Artist Behind The Art: This "Tree Nerd" Uses VR To Reconnect Us With Nature
When Ersin Han Ersin strides into the ArtScience Cinema for the media conference of the Asian premiere of the VR installation "We Live In An Ocean Of Air" - dressed head to toe in billowy black garments, black Balenciaga knit trainers on his feet, and sporting a top knot and massive beard - the last phrase you'd associate with this decidedly stylish artist is "tree nerd". But, hey, he ownself say ownself "tree nerd" ya.
In fact, the 38-year-old (one third of London-based experiential studio Marshmallow Laser Feast or MLF) loves trees so much, he has a long list of them, and makes it a point to bring a new friend each week to sit with one - and talk or listen to it. Hold up, listen? Yes, a tree’s "heartbeat" is the sound of sap, water, and other nutrients rushing around inside it.
It is this fondness for flora that inspired MLF to create their ground-breaking VR installation "We Live In An Ocean of Air", an immersive multisensory experience that was first showcased at the Saatchi Gallery in London in 2018 (the sold-out show was extended twice), and now makes its Asian premiere at ArtScience Museum's new permanent VR Gallery, and runs till 2 Oct 2022.
The virtual experience transports you not only to the base of a giant sequoia (the world's largest and tallest redwood tree), but also into it, allowing you to interact with the tree and observe what happens to your breath particles.
We sit down with this in-tree-guing individual to talk about conflating art, science, technology and nature to create works that are thought-provoking, profound and, well, sibei wow.
There's so much research and complex technology that goes into the works that you and your team create. Are you an artist, a technologist, a scientist? How would you answer if someone asked you "what do you do"?
I'm an artist and director. Obviously that confuses everyone. My parents don't know exactly what I do - my dad thinks I'm working in forestry, just because I go and see trees every week! (But he's just taking the piss!)
But yeah, I describe what I do as artist and director. There's a craft process of finessing something, but then for a work like "We Live In An Ocean Of Air", 50, 60 people worked on this project. It involves a number of departments doing things in unison in a collaborative process, and that needs direction.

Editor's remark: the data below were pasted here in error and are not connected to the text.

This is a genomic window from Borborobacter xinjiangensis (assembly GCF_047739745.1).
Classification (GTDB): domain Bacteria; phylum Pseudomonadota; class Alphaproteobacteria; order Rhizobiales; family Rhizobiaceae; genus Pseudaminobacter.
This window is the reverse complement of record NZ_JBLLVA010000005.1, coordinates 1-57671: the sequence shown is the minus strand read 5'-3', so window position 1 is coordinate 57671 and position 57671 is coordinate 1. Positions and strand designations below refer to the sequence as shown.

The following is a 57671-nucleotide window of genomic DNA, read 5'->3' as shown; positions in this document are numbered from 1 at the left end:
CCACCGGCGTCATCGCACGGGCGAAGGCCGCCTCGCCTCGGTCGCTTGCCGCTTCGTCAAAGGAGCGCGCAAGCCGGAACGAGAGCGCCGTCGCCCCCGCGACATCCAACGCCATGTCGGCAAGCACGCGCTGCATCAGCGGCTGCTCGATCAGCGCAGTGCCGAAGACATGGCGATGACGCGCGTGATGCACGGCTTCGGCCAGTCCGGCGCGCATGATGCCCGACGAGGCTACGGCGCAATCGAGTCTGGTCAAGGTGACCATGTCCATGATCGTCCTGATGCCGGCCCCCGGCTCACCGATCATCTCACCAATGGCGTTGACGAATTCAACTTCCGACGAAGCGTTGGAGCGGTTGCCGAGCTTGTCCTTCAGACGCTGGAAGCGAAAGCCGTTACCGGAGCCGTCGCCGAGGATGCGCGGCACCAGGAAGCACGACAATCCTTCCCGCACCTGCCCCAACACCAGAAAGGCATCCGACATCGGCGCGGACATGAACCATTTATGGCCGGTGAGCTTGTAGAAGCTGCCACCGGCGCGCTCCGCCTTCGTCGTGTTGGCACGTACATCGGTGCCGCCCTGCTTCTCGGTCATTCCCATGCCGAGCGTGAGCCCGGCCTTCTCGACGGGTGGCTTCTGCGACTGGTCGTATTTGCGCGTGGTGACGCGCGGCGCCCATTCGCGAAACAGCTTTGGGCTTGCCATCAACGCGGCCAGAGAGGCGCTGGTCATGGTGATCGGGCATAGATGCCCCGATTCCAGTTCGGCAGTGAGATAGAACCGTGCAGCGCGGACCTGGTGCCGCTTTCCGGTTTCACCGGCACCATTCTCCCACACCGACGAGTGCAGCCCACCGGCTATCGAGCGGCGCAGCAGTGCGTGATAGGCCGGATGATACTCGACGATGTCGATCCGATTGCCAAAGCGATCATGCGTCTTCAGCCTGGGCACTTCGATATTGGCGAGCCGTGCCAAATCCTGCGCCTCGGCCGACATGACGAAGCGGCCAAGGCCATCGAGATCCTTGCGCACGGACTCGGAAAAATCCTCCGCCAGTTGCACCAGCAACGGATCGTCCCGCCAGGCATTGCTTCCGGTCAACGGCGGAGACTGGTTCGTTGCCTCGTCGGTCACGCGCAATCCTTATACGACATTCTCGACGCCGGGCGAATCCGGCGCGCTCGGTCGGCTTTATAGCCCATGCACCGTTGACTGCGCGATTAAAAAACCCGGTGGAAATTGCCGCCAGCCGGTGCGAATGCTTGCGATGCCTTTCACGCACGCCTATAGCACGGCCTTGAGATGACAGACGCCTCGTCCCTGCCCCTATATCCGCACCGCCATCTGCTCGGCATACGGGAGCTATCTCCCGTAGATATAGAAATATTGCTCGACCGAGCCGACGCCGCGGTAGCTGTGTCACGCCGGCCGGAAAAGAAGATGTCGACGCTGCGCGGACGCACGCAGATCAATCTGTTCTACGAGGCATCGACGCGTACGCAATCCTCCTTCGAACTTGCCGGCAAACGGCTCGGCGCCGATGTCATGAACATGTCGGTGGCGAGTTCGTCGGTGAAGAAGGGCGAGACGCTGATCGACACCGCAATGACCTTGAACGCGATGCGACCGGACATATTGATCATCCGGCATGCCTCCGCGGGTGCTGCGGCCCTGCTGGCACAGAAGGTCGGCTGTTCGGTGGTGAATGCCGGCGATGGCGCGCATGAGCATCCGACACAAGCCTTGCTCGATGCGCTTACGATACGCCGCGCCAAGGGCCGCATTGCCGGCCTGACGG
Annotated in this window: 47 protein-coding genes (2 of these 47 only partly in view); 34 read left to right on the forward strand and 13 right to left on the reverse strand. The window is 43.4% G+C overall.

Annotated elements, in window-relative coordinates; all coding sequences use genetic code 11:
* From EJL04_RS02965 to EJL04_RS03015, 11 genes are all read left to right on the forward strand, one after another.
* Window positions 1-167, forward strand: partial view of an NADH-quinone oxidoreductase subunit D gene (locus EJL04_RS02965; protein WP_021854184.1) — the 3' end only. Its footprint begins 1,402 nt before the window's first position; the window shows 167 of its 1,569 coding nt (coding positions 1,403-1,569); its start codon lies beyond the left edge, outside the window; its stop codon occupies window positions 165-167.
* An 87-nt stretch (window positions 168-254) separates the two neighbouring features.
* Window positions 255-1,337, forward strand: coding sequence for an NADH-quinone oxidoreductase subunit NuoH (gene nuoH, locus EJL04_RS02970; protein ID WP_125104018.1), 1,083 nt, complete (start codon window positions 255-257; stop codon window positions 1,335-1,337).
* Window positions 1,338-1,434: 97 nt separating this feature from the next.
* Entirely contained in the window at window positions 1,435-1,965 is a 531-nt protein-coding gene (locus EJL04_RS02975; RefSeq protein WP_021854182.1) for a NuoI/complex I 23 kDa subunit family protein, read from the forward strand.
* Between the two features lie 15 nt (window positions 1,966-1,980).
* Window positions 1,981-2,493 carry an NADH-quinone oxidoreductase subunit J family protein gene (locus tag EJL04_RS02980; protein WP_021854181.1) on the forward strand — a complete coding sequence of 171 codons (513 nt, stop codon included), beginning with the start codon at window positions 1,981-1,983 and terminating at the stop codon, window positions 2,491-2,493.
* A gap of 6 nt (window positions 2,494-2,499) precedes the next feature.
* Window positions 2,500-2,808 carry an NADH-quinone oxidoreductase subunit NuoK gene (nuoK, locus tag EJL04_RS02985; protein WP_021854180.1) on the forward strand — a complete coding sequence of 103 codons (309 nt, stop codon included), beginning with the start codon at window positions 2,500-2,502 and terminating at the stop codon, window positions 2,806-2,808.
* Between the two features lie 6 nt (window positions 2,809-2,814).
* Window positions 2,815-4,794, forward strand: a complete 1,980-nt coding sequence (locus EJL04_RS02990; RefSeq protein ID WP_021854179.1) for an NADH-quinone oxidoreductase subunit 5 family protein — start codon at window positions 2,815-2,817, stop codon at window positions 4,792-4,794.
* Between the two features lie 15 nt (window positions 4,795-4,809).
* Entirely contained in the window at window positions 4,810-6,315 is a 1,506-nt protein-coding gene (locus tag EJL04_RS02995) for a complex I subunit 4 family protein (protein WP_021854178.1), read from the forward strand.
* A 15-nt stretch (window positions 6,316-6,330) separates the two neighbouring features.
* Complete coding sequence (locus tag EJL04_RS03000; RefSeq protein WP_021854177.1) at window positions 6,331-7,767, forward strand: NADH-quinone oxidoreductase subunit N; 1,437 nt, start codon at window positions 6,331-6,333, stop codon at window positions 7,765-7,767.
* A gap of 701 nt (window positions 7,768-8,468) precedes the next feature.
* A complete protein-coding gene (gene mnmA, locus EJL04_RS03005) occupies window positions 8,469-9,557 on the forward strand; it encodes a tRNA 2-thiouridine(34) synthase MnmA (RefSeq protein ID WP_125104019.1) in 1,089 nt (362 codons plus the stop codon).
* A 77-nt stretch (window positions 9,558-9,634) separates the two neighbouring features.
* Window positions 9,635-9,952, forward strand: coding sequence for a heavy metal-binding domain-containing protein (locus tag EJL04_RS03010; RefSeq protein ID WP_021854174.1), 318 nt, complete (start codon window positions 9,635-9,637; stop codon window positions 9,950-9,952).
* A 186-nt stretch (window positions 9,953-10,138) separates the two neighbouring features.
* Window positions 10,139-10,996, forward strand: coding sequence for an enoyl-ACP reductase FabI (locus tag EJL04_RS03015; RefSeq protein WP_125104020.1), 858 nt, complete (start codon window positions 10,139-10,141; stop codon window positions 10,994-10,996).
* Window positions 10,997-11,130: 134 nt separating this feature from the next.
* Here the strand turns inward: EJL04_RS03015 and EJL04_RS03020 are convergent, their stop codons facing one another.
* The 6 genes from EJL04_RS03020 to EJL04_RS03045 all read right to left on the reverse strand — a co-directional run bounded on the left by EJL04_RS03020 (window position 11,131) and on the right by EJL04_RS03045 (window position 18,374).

So I work as an artist to create the concepts, but then manage larger teams and direct those teams to realise those ideas.
No spoilers, but the experience can be thrilling, magical, eye-opening, psychedelic or even extremely profound. What are some of the most powerful reactions participants have had with "We Live In An Ocean Of Air"?
We had some people coming off headsets crying, deeply moved by joy - not out of fear or because they were disturbed, but by the joy that they feel of realising something that they either knew but never saw, or they never knew, but the moment they saw it, it became evident.
I love hanging around the gallery space and talking to people afterwards, and we did this for many days because it was running for months at Saatchi. People often comment “I never thought this was what was happening inside of a tree - this vibrancy and animism” and “I always knew, but never saw [it like] this - this is incredible!”
We study things like biology and botany and photosynthesis by the age of nine, 10. You know all the concepts, but you’ve never actually seen it this close, because it’s impossible to see it with human eyes. But now, you can actually witness it up close and it’s a magical revelation for people. And, somehow, they are also a little bit more receptive towards nature from that point on.
As an urban dweller for most of your life - like many of us are - how and in what way has nature inspired you and your works?
Up until doing research for "In the Eyes of the Animal" when we were first commissioned in 2015, my relationship with nature was distant. I had lived on this Earth by that point for more than 30 years, but then realised I didn't actually know anything about it. Ever since then, I’ve been getting more and more interested in nature, and building a better relationship with it.
These days, I take a different friend to see a tree - I’ve got a very long list of trees! It's a nice way of connecting with your friends but also engaging with a species that is so different. Wherever I travel to, there is definitely a tree trip involved.
We're also doing something called The Bio-Leadership Fellowship [a nature-led ecosystem supporting people and projects for the better of all life on this planet]. It is a programme run by Andres Roberts in the UK. They create a space for people like me to integrate nature practices into our practice - for me, this takes centrestage, and goes right back into the work we do.
Going back to your childhood, do you remember the first piece of art you created?
At the age of 10 or 11, I would build strange, robotic structures that would work with computers. I was very preoccupied with taking things apart and putting them together. I actually always wanted to be an inventor. I haven’t invented anything yet, but I guess this is the closest I can get for now!